Day six: Thursday
On day six I discovered that my bedside alarm clock didn’t work. I’d woken up before my alarm every day that week, but on Thursday when it failed to go off I overslept until 8:12 a.m.Oops! My trusty iPhone would never put me in this vulnerable position to be late to work—I was so looking forward to its imminent return.
After work, I had plans to catch a live recording of Dax Shepard’s podcast, Armchair Expert, at a theatre in DTLA. If only I could have had my phone to document the night, but alas, I’d just have to burn it into my memory.
In hindsight, I’m glad I didn’t have my phone with me because: people with phones at events are the worst! As I stood on my high and mighty phone-less soapbox, I looked down on those in the crowd who blinded me with their glowing devices and rude texting during the show. Really?! What could be more important than Kristen Bell serenading us with a glorious song about farting? I’ll wait.
Day seven: Friday
Lo, the sun hath arrived! I took that as a sign to resume my normal, connected life. So I cut the experiment short and enjoyed catching up on all that I had missed while I was “offline.” Ariana Grande dropped a new song and something called the 10-year challenge blew up, among other quickly forgotten viral memes.
I was back in action, but more thoughtfully now. My first day back with my phone only amounted to an hour of screen time. With my remaining spare time, I finished the book I started earlier in the week, wrote in my journal (a momentous occurrence that happens only once or twice a year in these tech-saturated times), took another pilates class, walked a few miles, went to the movies to see The Favourite, and felt an appreciation for the newfound balance I had with the tech in my life.
Despite my modicum of success, I couldn’t help but wonder how long it would be until I succumbed to complete phone addiction again. Would this phone detox sitch have to become a quarterly occurrence? Because moderation is way preferable to total deprivation, I asked tech ethicist Tanya Goodin for some strategies to help keep me in line that you can apply to your own experience, too.
On what a healthy relationship with technology actually looks like:
“A healthy relationship with tech is a balanced relationship where we maximize the positives and minimize the negatives of life onscreen. However, we might fool ourselves that it’s the life-enhancing tools that are making us spend eight hours+ a day on screens. If we’re honest we know that we’re wasting hours a day scrolling through social feeds, sending cute cat memes, and watching YouTube videos. Wasting time on screens, or using them to hide behind, is not a healthy relationship.”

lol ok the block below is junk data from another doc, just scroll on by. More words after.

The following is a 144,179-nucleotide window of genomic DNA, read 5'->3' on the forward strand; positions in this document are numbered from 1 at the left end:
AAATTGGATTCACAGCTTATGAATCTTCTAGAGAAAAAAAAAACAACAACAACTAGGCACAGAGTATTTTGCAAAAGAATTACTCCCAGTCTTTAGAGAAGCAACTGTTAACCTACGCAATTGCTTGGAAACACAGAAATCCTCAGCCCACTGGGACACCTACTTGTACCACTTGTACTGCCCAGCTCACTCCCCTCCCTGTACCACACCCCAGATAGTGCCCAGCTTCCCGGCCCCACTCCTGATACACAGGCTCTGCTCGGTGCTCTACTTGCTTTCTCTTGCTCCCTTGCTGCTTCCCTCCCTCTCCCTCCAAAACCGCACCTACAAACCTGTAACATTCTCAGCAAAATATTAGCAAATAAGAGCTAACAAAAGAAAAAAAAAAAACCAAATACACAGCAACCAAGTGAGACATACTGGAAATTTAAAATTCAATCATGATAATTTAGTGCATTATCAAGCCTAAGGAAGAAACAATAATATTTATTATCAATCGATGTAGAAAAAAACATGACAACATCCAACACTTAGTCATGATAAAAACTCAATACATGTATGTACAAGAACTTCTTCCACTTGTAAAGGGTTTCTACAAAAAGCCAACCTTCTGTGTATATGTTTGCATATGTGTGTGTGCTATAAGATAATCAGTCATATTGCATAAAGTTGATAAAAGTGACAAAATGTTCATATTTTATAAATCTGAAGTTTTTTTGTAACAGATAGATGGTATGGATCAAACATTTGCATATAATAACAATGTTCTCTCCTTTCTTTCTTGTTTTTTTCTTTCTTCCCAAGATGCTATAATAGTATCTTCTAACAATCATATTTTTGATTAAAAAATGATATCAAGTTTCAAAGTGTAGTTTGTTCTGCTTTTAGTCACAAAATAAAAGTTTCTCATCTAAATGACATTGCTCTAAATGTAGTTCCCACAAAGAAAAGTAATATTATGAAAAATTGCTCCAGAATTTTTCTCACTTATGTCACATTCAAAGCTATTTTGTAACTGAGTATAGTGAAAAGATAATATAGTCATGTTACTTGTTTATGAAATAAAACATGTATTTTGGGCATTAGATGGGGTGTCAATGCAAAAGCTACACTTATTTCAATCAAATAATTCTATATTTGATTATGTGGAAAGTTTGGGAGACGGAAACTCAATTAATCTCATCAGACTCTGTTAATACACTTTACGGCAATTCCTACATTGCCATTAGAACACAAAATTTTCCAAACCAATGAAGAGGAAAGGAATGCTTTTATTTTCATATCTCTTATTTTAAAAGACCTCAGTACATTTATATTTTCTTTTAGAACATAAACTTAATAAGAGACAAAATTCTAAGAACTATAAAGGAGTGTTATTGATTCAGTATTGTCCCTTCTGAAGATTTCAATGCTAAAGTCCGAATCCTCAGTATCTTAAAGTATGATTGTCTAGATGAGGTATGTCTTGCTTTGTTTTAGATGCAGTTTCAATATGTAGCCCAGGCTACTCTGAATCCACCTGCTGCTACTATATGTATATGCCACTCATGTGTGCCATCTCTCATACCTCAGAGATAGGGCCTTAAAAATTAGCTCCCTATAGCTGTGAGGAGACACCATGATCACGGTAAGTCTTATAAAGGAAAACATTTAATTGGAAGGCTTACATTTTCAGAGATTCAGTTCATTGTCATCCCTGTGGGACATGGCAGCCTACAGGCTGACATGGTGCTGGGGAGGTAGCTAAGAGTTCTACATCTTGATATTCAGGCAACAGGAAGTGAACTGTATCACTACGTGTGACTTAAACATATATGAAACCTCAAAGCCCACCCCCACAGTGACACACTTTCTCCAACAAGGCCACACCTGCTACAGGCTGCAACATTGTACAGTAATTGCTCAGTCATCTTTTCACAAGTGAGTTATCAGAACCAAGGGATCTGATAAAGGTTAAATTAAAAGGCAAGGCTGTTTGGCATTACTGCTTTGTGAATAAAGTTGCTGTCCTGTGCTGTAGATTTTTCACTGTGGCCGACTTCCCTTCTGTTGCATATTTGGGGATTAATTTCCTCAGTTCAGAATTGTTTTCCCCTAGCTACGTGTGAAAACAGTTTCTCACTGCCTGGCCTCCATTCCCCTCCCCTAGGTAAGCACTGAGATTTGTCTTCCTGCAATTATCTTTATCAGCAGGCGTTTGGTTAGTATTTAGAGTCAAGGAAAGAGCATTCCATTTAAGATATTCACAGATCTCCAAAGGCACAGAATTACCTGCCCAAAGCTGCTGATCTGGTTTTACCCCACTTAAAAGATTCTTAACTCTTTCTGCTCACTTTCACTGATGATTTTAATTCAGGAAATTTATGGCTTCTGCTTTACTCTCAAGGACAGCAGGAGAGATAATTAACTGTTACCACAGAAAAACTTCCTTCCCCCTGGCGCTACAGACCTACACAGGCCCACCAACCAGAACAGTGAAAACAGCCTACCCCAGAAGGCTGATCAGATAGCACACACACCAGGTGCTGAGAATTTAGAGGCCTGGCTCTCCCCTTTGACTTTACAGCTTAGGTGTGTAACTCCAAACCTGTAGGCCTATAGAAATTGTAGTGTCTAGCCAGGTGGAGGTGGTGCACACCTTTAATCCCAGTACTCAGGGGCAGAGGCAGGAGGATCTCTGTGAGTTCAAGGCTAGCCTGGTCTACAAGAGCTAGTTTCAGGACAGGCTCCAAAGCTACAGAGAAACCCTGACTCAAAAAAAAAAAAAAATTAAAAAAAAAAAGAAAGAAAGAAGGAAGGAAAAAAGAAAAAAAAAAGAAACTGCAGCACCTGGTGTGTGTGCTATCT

On how to decrease your screen time:
“Balance is about setting healthy boundaries. It’s not that the digital world, or our phones, are intrinsically bad, it’s just that we use them 24/7. So set boundaries around times or places: ‘I’m not on screens after 10 p.m.’ or ‘Sunday is my off-screen day’ or ‘phones don’t belong in the bathroom.’
“Another approach you can take is to ‘untether.’ Stop carrying your phone with you glued in your hand or pocket and find a central location to place it in—at home and at work. This means you have to make an effort to go to the phone when you need to check it, which cuts down on that reflexive, mindless, screen scrolling. It’s like pretending your phone is a landline—but one you can move with you from place-to-place.”
On the benefits of decreased screen time:
“Anecdotally, people who cut down on their screen time report better and more sleep and improved focus and concentration. One study from Denmark also showed improved mental health when participants came off all social media for a week. There’s no doubt there are benefits in all these areas from a bit of time offline.
“Honestly, 24 hours [without a phone] has most people feeling as if they’ve had a really good break. One phone-free day on the weekend will have you feeling like you’ve just had a full week off work. No one believes this until they actually try it, then they’re all converted.”
On the unpleasant side effects of a digital detox:
“You might find yourself experiencing a bit of FOMO and also some of that particular panic that comes from not knowing where your phone is if you untether (which now has its own name: nomophobia). But in my experience, this doesn’t last very long. Most of us aren’t seriously addicted to our phones, we’ve just gotten into a bad habit, one that is actually fairly easy to break with some planning.”
On taking a partial digital detox if you can’t fully unplug due to your job:
“Set up micro-moments of digital detox throughout the day. One of my favorite strategies is to always have phone-free food. In effect this means you leave your phone behind when you go out for your lunch break. Right there you’ve built in up to an hour of screen-free time every day which will leave you feeling refreshed.”
On encouraging your partner to cut down on their screen time:
“It’s really tricky to have any conversations with your partner about self-improvement, isn’t it? Weight loss and fitness can be a similar minefield. I suggest you approach it as a team project, saying, ‘Let’s both put our phones away when we’re with each other in the evenings.’ If you tackle it as something you’re both doing for each other, you’ll get more buy-in, and a greater chance of success.”